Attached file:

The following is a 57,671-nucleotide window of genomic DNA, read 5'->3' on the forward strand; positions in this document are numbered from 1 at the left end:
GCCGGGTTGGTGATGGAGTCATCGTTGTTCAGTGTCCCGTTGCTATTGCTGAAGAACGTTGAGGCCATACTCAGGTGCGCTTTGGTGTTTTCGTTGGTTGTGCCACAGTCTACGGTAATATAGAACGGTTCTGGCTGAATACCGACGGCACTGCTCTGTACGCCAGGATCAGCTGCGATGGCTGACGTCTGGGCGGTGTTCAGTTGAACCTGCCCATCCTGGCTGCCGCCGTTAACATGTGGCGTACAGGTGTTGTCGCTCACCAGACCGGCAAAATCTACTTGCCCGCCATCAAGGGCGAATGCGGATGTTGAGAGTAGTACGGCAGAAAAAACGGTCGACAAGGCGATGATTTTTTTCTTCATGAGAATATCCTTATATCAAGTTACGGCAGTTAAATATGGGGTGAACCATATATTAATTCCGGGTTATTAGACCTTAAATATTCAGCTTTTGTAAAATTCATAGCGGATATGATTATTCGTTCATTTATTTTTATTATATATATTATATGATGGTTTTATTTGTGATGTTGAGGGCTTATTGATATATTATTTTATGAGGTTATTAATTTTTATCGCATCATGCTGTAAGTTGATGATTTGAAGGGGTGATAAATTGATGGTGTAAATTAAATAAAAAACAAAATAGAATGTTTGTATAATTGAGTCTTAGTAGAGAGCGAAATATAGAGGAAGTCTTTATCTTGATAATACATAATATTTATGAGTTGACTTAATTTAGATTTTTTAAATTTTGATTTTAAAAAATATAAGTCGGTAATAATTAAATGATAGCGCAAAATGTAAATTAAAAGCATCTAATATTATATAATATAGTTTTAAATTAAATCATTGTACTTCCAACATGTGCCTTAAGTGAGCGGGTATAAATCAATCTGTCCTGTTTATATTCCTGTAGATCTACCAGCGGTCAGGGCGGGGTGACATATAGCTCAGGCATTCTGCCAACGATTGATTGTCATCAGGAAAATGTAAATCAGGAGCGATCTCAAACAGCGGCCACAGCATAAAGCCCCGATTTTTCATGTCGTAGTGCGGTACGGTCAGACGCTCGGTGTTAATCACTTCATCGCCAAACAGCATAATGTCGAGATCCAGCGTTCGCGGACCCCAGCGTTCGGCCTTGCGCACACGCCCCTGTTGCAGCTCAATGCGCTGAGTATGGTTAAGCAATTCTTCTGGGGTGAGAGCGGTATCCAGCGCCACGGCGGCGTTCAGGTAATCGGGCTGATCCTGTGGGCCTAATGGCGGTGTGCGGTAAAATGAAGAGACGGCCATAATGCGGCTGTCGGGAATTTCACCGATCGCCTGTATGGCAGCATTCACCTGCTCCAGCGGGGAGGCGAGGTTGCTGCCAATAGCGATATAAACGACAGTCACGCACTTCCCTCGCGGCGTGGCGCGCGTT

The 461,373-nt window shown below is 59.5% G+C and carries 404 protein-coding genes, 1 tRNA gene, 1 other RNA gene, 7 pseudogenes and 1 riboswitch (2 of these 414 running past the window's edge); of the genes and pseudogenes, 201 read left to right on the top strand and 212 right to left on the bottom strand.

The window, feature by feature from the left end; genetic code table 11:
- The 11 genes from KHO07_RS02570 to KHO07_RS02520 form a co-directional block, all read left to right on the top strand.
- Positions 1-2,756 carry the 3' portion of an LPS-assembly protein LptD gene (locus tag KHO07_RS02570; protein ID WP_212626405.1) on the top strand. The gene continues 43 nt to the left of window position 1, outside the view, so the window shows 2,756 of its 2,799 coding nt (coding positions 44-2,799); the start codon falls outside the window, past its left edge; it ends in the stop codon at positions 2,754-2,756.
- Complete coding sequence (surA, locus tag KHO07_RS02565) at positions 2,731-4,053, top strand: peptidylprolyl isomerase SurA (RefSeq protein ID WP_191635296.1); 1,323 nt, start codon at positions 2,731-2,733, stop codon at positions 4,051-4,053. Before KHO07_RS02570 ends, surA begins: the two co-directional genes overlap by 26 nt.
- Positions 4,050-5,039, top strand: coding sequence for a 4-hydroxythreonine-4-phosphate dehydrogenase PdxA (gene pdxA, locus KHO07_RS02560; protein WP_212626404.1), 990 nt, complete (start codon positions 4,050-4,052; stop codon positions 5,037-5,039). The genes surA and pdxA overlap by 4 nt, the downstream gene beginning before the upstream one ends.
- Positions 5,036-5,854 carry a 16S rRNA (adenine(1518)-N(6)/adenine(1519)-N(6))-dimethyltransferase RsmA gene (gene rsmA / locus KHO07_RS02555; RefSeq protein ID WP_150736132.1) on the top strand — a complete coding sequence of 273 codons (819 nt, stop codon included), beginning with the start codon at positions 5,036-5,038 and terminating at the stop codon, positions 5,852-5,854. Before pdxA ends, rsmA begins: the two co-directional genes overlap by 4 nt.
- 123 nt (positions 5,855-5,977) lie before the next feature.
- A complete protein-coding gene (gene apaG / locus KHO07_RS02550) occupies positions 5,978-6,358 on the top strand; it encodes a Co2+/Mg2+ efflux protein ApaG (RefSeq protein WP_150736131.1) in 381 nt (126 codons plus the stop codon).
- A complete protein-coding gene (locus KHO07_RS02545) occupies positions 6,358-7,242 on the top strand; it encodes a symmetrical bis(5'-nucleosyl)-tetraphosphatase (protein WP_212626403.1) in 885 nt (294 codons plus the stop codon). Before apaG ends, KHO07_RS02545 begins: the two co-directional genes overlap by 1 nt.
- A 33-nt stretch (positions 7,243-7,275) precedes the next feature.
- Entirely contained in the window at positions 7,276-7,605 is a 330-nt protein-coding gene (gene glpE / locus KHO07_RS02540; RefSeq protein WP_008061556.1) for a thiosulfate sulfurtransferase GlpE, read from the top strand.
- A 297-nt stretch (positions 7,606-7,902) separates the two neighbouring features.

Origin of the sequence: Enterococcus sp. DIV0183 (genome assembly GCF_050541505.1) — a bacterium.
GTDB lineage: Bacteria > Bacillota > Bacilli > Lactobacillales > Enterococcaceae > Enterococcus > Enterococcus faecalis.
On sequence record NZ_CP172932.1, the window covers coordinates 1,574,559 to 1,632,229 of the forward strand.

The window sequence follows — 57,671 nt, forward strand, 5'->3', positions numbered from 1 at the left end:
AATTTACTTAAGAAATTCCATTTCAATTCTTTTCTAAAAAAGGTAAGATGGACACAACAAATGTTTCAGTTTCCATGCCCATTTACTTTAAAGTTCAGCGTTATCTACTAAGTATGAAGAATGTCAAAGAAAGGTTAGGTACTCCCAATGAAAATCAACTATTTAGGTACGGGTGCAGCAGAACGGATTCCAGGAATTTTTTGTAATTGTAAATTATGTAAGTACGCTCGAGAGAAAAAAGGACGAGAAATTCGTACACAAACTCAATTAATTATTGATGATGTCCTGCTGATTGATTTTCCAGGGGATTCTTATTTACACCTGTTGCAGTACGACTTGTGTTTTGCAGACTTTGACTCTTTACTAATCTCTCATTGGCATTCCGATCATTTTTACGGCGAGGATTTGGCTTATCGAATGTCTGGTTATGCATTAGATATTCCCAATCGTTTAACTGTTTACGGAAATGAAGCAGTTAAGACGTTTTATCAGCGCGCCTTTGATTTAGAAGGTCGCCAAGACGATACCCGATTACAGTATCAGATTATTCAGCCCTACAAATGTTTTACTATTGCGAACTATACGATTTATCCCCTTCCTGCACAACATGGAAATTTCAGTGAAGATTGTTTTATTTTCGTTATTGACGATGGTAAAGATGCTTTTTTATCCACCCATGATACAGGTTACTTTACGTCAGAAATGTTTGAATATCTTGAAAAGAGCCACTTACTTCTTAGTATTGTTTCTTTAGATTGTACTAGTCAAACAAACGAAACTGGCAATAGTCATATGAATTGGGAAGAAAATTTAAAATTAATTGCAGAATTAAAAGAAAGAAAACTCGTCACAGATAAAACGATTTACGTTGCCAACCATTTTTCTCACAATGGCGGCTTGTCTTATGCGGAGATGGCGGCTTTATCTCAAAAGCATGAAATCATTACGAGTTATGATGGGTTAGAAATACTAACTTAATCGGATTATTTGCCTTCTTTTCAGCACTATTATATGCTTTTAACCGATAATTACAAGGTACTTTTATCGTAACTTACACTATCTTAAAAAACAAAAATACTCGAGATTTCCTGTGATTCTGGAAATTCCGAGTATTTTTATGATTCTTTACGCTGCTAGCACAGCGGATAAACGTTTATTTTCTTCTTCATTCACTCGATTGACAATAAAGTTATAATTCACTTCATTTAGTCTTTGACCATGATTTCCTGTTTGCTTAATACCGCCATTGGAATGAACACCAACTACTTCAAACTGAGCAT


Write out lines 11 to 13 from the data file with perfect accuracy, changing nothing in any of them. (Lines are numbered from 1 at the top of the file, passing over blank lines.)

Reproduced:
- A complete protein-coding gene (gene apaG / locus KHO07_RS02550) occupies positions 5,978-6,358 on the top strand; it encodes a Co2+/Mg2+ efflux protein ApaG (RefSeq protein WP_150736131.1) in 381 nt (126 codons plus the stop codon).
- A complete protein-coding gene (locus KHO07_RS02545) occupies positions 6,358-7,242 on the top strand; it encodes a symmetrical bis(5'-nucleosyl)-tetraphosphatase (protein WP_212626403.1) in 885 nt (294 codons plus the stop codon). Before apaG ends, KHO07_RS02545 begins: the two co-directional genes overlap by 1 nt.
- A 33-nt stretch (positions 7,243-7,275) precedes the next feature.